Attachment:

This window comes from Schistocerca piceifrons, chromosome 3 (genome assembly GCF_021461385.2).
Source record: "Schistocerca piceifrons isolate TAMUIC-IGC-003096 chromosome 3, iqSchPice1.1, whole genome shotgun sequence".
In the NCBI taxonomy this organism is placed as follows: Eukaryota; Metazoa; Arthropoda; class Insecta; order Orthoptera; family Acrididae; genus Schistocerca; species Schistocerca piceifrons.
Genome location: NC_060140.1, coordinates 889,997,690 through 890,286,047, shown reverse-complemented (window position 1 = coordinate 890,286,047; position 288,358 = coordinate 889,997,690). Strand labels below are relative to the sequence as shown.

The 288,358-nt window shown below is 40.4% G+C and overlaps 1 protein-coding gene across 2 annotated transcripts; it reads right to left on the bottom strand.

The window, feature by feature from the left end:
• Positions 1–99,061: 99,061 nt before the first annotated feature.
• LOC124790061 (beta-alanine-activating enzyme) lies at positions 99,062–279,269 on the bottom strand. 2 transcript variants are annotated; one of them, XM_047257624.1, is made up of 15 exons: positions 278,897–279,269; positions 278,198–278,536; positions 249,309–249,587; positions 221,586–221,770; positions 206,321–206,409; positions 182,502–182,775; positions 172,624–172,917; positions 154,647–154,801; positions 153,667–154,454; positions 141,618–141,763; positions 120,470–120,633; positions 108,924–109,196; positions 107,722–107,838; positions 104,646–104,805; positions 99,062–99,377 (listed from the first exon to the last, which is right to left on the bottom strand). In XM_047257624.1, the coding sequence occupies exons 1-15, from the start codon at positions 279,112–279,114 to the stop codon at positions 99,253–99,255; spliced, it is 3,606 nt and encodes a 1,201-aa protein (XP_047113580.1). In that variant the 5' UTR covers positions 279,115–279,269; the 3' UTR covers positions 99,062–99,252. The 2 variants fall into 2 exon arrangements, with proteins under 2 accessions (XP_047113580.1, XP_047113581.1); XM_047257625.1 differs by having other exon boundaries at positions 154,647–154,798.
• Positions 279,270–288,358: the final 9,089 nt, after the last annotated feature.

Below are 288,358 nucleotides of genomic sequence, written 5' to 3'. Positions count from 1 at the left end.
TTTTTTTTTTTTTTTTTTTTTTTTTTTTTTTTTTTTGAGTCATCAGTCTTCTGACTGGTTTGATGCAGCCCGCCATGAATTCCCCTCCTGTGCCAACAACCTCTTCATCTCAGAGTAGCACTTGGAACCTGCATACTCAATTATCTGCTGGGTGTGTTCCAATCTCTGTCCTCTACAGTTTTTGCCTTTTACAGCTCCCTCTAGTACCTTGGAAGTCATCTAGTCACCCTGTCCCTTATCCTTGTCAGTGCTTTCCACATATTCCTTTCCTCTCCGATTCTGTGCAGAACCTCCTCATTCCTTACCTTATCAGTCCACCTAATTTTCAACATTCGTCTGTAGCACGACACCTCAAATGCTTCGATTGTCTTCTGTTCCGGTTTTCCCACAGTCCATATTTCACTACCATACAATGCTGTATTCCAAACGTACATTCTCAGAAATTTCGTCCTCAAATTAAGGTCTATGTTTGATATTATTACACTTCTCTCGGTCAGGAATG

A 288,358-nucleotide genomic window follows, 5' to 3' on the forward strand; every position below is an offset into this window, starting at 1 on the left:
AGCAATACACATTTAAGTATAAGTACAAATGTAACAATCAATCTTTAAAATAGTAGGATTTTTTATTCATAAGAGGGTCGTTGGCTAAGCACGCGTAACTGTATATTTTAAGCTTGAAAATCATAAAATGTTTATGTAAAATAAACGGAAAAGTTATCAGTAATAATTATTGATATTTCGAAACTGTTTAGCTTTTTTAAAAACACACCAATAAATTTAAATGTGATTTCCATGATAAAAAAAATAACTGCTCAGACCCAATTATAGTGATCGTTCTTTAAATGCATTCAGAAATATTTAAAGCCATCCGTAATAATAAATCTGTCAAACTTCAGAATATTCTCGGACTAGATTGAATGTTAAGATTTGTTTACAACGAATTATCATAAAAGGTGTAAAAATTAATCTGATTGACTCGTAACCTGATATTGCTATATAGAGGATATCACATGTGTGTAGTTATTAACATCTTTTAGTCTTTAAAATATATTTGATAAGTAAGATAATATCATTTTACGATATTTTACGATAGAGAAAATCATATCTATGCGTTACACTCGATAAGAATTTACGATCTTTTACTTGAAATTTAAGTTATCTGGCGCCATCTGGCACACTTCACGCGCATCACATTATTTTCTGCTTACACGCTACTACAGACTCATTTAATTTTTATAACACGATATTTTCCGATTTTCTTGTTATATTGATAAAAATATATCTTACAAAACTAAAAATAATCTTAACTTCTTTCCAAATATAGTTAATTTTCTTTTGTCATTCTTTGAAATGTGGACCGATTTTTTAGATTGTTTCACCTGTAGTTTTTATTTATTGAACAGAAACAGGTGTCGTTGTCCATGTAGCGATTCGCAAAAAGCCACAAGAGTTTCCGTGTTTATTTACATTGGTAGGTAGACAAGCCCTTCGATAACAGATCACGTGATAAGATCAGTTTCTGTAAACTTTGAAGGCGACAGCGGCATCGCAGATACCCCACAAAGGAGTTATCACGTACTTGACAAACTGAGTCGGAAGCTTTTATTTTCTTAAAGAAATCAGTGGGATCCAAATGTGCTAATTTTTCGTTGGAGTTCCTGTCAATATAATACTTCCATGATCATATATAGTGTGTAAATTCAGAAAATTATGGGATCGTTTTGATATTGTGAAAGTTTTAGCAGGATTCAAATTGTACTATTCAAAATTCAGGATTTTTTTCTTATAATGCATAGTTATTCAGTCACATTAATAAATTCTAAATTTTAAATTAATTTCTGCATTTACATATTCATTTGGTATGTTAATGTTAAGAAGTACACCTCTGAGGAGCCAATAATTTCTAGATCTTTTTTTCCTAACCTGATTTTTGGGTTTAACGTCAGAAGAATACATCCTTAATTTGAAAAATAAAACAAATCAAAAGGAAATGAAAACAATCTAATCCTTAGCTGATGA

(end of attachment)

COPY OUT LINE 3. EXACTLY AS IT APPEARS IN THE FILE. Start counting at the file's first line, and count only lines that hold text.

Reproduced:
In the NCBI taxonomy this organism is placed as follows: Eukaryota; Metazoa; Arthropoda; class Insecta; order Orthoptera; family Acrididae; genus Schistocerca; species Schistocerca piceifrons.